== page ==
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Brake Performance Testing – How Do You Do Yours?

22 January

The Traffic Commissioners and the DVSA have recently issued separate warnings to operators of the need to improve their approach to brake performance testing.

Brake performance testing is a key part of an operator’s maintenance regime and should happen at every safety inspection; however, the Traffic Commissioners have said that poor brake testing, or the complete absence of it, is appearing far too frequently during investigations by enforcement officers.

The latest edition of the DVSA’s Guide to Maintaining Roadworthiness (“the Guide”) makes it clear that a metered assessment of vehicle and trailer brake performance must take place at every safety inspection. The Guide strongly advises that a calibrated roller brake tester is used at every inspection to measure individual brake performance and overall braking efficiencies, but it is also acceptable to use an approved and calibrated decelerometer to test vehicles without trailers to measure overall brake efficiencies. It is also recommended best practice to test vehicles and trailers in a laden condition to get meaningful results.

The Guide adds that, if you can’t carry out a brake test during a safety inspection, the vehicle’s braking performance must be assessed using a road test. This needs to be carried out under controlled and safe conditions and the safety inspection record should state that the brake performance was assessed by a road test. The Guide does, however, state that a road test method to assess the brake performance for all planned safety inspections will usually be inadequate.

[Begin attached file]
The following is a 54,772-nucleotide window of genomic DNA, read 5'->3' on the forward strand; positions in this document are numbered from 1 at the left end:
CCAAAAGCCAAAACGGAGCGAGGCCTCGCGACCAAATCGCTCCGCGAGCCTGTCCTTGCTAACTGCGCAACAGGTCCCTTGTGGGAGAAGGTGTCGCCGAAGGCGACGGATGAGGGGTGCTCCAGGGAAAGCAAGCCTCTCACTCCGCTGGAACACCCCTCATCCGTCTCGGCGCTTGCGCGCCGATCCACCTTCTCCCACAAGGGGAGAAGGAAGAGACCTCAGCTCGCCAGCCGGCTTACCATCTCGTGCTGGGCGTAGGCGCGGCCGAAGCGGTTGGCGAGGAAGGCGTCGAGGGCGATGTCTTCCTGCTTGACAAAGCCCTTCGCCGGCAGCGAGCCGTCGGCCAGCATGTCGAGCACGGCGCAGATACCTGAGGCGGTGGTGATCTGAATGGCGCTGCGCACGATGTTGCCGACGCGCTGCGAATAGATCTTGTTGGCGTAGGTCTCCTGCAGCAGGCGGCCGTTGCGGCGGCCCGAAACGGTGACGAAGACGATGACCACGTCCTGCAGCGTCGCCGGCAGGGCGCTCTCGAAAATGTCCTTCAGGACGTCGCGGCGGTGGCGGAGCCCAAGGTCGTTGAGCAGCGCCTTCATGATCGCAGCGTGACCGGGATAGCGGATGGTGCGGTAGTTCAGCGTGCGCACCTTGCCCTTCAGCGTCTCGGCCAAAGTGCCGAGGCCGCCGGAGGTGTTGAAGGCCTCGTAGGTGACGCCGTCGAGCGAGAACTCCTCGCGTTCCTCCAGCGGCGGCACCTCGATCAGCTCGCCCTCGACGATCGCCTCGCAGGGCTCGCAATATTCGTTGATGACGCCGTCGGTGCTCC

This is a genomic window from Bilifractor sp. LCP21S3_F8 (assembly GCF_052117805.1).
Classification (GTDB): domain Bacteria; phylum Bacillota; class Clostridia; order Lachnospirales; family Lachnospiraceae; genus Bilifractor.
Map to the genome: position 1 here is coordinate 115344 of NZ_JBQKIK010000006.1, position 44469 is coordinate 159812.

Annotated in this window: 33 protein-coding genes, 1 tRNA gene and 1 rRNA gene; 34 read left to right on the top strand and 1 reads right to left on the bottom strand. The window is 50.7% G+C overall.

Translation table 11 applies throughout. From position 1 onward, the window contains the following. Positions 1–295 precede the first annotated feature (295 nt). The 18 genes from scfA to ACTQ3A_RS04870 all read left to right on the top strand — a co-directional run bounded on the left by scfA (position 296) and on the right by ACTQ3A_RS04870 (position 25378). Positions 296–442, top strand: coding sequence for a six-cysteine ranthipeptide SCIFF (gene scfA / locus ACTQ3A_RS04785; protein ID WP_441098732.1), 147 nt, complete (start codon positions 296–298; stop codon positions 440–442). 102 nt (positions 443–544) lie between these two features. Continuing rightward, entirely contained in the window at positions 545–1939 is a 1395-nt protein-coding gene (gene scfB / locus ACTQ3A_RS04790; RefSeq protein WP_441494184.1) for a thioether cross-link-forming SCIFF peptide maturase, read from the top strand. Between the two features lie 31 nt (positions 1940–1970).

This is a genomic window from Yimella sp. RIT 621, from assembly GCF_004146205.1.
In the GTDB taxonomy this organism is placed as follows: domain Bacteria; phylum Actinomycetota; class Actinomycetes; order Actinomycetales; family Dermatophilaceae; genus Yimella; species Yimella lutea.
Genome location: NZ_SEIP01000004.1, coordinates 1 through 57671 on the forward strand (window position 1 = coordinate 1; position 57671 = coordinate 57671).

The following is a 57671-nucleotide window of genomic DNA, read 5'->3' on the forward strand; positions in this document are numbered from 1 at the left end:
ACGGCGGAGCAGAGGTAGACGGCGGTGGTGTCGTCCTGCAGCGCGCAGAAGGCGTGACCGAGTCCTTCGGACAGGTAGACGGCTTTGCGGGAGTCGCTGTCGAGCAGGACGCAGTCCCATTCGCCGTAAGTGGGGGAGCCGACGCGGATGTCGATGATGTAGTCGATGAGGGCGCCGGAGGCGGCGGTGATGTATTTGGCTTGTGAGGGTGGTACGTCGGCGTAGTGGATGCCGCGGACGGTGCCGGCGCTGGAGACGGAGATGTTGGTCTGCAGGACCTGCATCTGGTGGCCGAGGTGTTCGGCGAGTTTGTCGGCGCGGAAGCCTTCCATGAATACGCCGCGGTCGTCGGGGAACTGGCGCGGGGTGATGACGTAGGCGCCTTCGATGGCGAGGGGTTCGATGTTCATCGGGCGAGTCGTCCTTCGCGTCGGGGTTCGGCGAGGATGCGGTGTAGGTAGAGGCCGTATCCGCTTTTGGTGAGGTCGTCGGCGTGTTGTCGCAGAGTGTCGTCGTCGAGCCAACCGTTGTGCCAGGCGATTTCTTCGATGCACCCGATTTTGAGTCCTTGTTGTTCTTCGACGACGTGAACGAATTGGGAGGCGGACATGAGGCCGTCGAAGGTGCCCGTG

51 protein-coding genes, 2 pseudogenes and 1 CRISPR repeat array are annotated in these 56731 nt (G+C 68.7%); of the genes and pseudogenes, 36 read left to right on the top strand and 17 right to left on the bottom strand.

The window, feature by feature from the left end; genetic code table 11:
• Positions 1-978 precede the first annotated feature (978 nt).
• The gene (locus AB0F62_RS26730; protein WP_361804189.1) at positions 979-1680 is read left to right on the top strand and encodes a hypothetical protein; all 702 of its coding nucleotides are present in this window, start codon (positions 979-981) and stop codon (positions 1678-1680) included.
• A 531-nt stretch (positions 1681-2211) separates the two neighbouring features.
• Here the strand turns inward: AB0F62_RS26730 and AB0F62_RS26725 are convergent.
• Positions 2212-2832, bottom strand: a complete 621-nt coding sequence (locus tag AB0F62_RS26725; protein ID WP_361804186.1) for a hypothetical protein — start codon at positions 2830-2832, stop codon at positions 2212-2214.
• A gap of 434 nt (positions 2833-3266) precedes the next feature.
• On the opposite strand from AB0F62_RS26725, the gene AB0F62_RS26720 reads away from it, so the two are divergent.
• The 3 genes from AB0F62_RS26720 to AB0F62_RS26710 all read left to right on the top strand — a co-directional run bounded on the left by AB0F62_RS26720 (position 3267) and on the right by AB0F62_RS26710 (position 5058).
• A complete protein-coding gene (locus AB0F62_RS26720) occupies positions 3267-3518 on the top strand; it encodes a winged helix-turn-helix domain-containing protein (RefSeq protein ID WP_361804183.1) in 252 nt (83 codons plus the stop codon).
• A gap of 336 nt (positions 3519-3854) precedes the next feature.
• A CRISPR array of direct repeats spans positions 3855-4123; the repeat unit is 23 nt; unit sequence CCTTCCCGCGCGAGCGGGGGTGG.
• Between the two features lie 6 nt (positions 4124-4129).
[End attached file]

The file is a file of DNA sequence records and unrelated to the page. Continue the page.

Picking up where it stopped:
Where deficiencies in brake performance are identified, either during use of the vehicle or trailer or at the safety inspection, a measured brake efficiency test must be carried out. The efficiency test must confirm the brakes are performing satisfactorily before the vehicle or trailer can be considered as roadworthy.

The results of all brake performance tests must be recorded; however, the Traffic Commissioners and the DVSA have indicated that they are frequently dealing with cases where there is too little information recorded on safety inspection records in relation to brake performance testing to offer any meaningful assessment and, in other cases, no information in relation to brake performance testing is recorded at all.


Recent examples include:
• missing brake figures on safety inspection records.
• ‘not applicable’ written in the brake test section of the safety inspection record.
• the brake testing section of safety inspection records being left blank.

You should always try and obtain a printout of the brake test from either the roller brake tester or decelerometer and attach this to the corresponding safety inspection record. If you are unable to obtain a printout, the results should be recorded on the safety inspection record instead.

Failure to carry out and/or document periodic brake testing correctly, or at all, will result in an unsatisfactory DVSA maintenance investigation, which is likely to lead a public inquiry at which the Traffic Commissioner will consider taking regulatory action again the Operator’s Licence. The operator and driver could also face criminal prosecution if a vehicle is driven with brakes that are not in good and efficient working order.

The consequences of not meeting the minimum standards for brake performance can be even more devastating if this results in a collision, a tragic example of which occurred in 2015 when a 32-tonne tipper vehicle killed four people when its brakes failed on a steep hill. The DVSA’s investigation found that on five out of thirteen safety inspection records, the brake test section had been left blank and, on the other records, the comments were too limited for anyone to understand what they meant. The company director and mechanic both received prison sentences of over seven years and five years respectively and the Traffic Commissioner revoked the Operator’s Licence and disqualified the company’s directors for two years.

Operators are therefore urged to carry out an urgent review of their brake testing regime. This should include an analysis of safety inspection records over the last 15 months to ensure that the type of brake test being carried out and the information being recorded in relation to brake performance testing is sufficient.

If you would like further information or any advice, please contact a member of the regulatory team on 01254 828300.

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